An estimated 333,942 healthcare providers dropped out of the workforce in 2021, many of whom departed due to retirement, burnout and other stressors related to the pandemic, according to new data.
As a profession, physicians lost the most members, with 117,000 individuals leaving their roles last year, followed by nurse practitioners, which lost 53,295 members and physician assistants, with 22,704 positions vacated, according to a report published Thursday by Definitive Healthcare.
The toll COVID-19 has taken on the country’s aging physician population is especially concerning as providers in most specialties range in age from an average of 50 to 60 years old, said Todd Bellemare, senior vice president of strategic solutions at Definitive Healthcare, a commercial intelligence company.
“There is the current worry of being able to backfill as physicians retire or move out of the workforce,” Bellemare said. “The ability for people to get into the healthcare profession, how do we make that easier?”
Internal medicine saw the largest exodus out of any physician specialty, losing 15,000 providers in 2021, compared with 13,015 who left family practice and 10,874 in clinical psychology.
Other healthcare professionals who left their roles include physical therapists and licensed clinical social workers.
In addition to working unsustainable hours with fear of infection and the emotional toll of lost colleagues and patients, many healthcare employees reported being less satisfied in their roles because they aren’t able to work at the top of their license, Bellemare said.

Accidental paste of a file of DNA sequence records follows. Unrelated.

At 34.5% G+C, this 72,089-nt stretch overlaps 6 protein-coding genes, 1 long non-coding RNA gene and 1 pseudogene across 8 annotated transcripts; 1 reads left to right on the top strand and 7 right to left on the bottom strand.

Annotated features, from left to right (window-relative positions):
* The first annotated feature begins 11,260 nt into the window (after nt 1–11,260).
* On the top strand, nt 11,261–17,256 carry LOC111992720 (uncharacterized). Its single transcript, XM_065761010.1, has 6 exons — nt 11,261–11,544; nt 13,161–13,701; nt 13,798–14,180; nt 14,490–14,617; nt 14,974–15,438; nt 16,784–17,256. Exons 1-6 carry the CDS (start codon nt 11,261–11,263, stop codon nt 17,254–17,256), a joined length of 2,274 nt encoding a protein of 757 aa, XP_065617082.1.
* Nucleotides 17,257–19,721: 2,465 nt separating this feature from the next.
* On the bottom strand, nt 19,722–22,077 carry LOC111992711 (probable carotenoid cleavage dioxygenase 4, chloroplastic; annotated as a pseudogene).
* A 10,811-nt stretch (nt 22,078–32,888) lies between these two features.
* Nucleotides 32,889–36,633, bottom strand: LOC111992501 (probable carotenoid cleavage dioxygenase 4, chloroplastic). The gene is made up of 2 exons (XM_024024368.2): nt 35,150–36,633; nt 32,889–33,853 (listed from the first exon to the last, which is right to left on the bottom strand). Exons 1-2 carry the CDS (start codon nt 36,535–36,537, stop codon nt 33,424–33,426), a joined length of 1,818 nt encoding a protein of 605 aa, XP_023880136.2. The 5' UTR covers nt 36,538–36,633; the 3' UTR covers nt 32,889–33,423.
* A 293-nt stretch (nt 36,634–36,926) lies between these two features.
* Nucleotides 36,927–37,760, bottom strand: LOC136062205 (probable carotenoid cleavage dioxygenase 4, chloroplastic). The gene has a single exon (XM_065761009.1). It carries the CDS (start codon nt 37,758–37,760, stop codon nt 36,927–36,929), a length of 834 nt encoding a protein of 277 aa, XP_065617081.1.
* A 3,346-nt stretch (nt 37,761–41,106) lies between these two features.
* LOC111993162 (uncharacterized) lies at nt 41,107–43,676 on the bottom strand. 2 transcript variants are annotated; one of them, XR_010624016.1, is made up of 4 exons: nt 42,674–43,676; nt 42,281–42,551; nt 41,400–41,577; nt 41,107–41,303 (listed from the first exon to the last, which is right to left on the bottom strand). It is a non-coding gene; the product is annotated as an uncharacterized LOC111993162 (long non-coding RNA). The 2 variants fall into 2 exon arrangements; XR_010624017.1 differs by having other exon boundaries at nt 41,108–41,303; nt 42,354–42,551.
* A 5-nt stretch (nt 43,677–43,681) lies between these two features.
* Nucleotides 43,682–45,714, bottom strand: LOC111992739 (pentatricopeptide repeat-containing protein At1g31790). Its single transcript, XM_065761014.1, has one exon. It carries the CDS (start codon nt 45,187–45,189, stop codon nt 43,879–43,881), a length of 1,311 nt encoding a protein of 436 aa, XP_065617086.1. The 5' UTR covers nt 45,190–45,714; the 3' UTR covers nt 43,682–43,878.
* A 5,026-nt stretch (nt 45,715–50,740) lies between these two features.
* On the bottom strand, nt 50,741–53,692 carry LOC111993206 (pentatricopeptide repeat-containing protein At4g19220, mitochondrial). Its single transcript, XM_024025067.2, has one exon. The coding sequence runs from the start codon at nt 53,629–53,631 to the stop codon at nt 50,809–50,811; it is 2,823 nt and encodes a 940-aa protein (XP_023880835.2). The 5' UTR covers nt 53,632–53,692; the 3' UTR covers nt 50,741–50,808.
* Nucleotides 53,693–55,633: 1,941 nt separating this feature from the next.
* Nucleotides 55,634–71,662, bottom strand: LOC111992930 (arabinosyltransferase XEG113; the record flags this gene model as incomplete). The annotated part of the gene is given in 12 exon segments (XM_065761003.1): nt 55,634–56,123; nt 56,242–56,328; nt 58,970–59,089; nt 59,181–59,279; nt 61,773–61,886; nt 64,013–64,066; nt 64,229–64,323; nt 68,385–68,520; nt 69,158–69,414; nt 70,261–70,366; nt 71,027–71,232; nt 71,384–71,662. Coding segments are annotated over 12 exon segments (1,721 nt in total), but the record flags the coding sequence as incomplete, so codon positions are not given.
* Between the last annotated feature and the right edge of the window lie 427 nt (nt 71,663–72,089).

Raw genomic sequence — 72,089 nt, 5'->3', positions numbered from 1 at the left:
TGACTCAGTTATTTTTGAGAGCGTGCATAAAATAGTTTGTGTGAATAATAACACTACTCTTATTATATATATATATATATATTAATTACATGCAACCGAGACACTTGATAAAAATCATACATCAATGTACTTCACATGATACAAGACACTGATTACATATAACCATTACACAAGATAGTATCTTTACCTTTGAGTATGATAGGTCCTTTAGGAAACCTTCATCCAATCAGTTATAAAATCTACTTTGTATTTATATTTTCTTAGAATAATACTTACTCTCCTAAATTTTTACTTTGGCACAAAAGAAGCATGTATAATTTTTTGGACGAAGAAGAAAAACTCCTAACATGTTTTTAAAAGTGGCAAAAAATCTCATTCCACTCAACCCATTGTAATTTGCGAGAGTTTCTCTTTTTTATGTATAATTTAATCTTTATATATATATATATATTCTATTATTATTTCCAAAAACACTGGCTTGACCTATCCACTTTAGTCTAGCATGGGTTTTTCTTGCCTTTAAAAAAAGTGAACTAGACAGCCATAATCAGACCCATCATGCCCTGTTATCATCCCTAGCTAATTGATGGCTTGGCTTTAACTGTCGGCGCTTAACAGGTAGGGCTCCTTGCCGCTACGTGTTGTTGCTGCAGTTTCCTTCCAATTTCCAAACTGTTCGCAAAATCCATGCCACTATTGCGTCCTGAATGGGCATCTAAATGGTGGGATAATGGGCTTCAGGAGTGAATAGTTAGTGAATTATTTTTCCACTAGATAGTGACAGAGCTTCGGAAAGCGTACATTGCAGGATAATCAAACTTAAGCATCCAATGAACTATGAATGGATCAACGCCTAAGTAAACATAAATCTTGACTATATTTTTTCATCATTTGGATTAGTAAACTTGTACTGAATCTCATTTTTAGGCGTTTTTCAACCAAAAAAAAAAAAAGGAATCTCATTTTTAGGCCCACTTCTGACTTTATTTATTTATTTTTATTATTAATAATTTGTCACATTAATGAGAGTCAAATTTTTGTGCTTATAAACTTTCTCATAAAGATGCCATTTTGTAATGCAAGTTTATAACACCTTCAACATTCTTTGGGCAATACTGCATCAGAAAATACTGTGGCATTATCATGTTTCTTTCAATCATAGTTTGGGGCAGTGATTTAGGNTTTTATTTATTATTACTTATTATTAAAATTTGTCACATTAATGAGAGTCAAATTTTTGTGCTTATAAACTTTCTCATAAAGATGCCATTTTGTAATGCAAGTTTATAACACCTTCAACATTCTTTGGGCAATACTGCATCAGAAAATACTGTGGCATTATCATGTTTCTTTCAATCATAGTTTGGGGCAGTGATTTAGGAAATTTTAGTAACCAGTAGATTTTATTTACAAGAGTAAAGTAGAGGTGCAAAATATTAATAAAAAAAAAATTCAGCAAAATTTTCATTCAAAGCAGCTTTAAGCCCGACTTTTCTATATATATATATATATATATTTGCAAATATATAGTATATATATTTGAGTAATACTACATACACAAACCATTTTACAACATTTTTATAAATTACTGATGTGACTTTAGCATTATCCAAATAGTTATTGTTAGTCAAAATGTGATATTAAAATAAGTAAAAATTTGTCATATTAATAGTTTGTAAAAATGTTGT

“If you're one of the best pulmonologists there is, but 20% of your time is spent doing administrative tasks, then you're going to get burnt out,” he said. “The thing that hospitals, health systems, physician groups, surgery centers, and any type of facility management should be looking at is, ‘How do you hold tight to your people and make them happy?’”
Another pain point is the staffing shortages that hospitals and health systems in rural areas face, often because they don’t have the money or resources to compete with urban health centers that can offer higher salaries, sign-on bonuses and expanded benefits to retain workers or hire traveling nurses and other contract workers, Bellemare said.
Among states, South Carolina is in the most dire straits, with nearly 29% of hospitals experiencing a critical staffing shortage, the report found. Georgia, Vermont, Delaware and Michigan are close behind, with about 20% of hospitals in each state experiencing critical shortages.
In 2020, large hospitals with more than 250 beds spent an average of $11 million on contract labor, versus facilities with 25 beds or fewer spending about $460,000.
Hospitals nationwide spent a total of about $97.3 million on employees and physician salaries in 2020, compared with $82.7 million in 2016, according to data from the October 2021 Medicare Cost Report.